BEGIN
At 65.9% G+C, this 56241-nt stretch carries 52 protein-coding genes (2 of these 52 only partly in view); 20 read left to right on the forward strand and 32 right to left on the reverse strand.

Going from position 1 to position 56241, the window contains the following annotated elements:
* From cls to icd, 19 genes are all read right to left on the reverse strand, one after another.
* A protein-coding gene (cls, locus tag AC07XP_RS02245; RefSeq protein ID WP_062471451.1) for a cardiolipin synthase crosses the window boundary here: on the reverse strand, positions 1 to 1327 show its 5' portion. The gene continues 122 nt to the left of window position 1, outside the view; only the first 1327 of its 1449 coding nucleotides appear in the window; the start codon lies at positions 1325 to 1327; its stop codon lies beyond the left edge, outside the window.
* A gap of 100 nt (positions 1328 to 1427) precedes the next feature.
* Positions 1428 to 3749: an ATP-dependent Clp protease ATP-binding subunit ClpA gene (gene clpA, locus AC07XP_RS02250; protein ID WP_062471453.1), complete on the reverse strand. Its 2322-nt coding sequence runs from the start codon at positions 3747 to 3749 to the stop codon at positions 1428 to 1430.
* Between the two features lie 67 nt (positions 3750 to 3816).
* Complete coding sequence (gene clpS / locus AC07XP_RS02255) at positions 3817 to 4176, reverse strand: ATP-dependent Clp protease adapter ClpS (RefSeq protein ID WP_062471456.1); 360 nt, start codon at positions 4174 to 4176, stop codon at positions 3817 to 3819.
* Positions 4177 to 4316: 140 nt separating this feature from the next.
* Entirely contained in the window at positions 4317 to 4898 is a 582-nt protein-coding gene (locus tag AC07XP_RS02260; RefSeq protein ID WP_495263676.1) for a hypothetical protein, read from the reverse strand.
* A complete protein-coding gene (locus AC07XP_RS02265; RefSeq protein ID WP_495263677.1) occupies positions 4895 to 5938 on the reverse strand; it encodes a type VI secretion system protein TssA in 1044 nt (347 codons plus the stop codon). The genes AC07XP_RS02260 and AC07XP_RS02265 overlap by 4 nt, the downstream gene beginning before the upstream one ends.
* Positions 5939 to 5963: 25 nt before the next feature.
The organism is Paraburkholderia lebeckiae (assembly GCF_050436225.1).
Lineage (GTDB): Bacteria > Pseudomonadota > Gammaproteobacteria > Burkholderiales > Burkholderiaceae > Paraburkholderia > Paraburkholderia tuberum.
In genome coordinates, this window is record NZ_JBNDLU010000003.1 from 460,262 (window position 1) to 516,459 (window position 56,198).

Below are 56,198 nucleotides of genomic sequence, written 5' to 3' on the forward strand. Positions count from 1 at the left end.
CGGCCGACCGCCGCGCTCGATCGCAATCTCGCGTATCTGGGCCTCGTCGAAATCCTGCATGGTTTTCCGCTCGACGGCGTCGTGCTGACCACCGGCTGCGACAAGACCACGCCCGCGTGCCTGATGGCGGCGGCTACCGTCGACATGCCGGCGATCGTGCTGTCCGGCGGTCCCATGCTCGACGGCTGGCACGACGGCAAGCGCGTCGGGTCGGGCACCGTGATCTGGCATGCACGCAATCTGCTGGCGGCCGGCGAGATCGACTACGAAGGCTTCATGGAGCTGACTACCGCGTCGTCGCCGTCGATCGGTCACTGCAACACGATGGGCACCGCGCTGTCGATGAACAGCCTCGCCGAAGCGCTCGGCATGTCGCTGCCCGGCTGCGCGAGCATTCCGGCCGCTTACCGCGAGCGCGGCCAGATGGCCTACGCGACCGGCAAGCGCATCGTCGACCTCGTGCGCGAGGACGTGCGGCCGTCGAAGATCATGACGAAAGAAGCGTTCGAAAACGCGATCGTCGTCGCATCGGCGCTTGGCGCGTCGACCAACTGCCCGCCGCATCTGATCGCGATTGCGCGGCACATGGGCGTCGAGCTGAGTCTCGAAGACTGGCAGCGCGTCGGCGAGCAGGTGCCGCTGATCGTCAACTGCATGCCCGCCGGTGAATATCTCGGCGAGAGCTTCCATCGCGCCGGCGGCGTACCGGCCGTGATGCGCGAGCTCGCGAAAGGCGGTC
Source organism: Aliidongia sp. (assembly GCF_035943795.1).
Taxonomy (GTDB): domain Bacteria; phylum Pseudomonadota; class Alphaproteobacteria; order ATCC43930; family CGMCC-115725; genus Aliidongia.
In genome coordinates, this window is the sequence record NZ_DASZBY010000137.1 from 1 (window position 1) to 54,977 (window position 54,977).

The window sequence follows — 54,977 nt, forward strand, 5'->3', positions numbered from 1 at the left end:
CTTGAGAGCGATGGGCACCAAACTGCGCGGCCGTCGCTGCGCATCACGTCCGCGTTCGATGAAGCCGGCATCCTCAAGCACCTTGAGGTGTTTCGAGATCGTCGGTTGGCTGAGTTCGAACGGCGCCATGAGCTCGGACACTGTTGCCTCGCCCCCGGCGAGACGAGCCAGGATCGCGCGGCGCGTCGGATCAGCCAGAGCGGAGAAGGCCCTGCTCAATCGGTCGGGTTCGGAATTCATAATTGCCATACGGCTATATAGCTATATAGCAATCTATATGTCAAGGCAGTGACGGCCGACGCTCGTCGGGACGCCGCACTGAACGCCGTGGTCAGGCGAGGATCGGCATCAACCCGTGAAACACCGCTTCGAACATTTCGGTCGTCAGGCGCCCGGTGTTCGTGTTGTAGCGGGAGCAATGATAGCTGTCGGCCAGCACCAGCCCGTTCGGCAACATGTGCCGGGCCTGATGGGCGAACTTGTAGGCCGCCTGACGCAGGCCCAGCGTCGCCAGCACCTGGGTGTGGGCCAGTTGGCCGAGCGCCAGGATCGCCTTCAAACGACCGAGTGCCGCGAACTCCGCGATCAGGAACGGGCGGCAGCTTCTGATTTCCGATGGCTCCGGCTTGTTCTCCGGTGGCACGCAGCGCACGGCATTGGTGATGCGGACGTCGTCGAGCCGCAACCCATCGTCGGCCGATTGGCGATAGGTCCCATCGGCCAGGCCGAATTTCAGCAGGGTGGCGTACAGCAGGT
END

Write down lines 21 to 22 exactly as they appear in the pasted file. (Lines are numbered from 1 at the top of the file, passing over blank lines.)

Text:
The window sequence follows — 54,977 nt, forward strand, 5'->3', positions numbered from 1 at the left end:
CTTGAGAGCGATGGGCACCAAACTGCGCGGCCGTCGCTGCGCATCACGTCCGCGTTCGATGAAGCCGGCATCCTCAAGCACCTTGAGGTGTTTCGAGATCGTCGGTTGGCTGAGTTCGAACGGCGCCATGAGCTCGGACACTGTTGCCTCGCCCCCGGCGAGACGAGCCAGGATCGCGCGGCGCGTCGGATCAGCCAGAGCGGAGAAGGCCCTGCTCAATCGGTCGGGTTCGGAATTCATAATTGCCATACGGCTATATAGCTATATAGCAATCTATATGTCAAGGCAGTGACGGCCGACGCTCGTCGGGACGCCGCACTGAACGCCGTGGTCAGGCGAGGATCGGCATCAACCCGTGAAACACCGCTTCGAACATTTCGGTCGTCAGGCGCCCGGTGTTCGTGTTGTAGCGGGAGCAATGATAGCTGTCGGCCAGCACCAGCCCGTTCGGCAACATGTGCCGGGCCTGATGGGCGAACTTGTAGGCCGCCTGACGCAGGCCCAGCGTCGCCAGCACCTGGGTGTGGGCCAGTTGGCCGAGCGCCAGGATCGCCTTCAAACGACCGAGTGCCGCGAACTCCGCGATCAGGAACGGGCGGCAGCTTCTGATTTCCGATGGCTCCGGCTTGTTCTCCGGTGGCACGCAGCGCACGGCATTGGTGATGCGGACGTCGTCGAGCCGCAACCCATCGTCGGCCGATTGGCGATAGGTCCCATCGGCCAGGCCGAATTTCAGCAGGGTGGCGTACAGCAGGT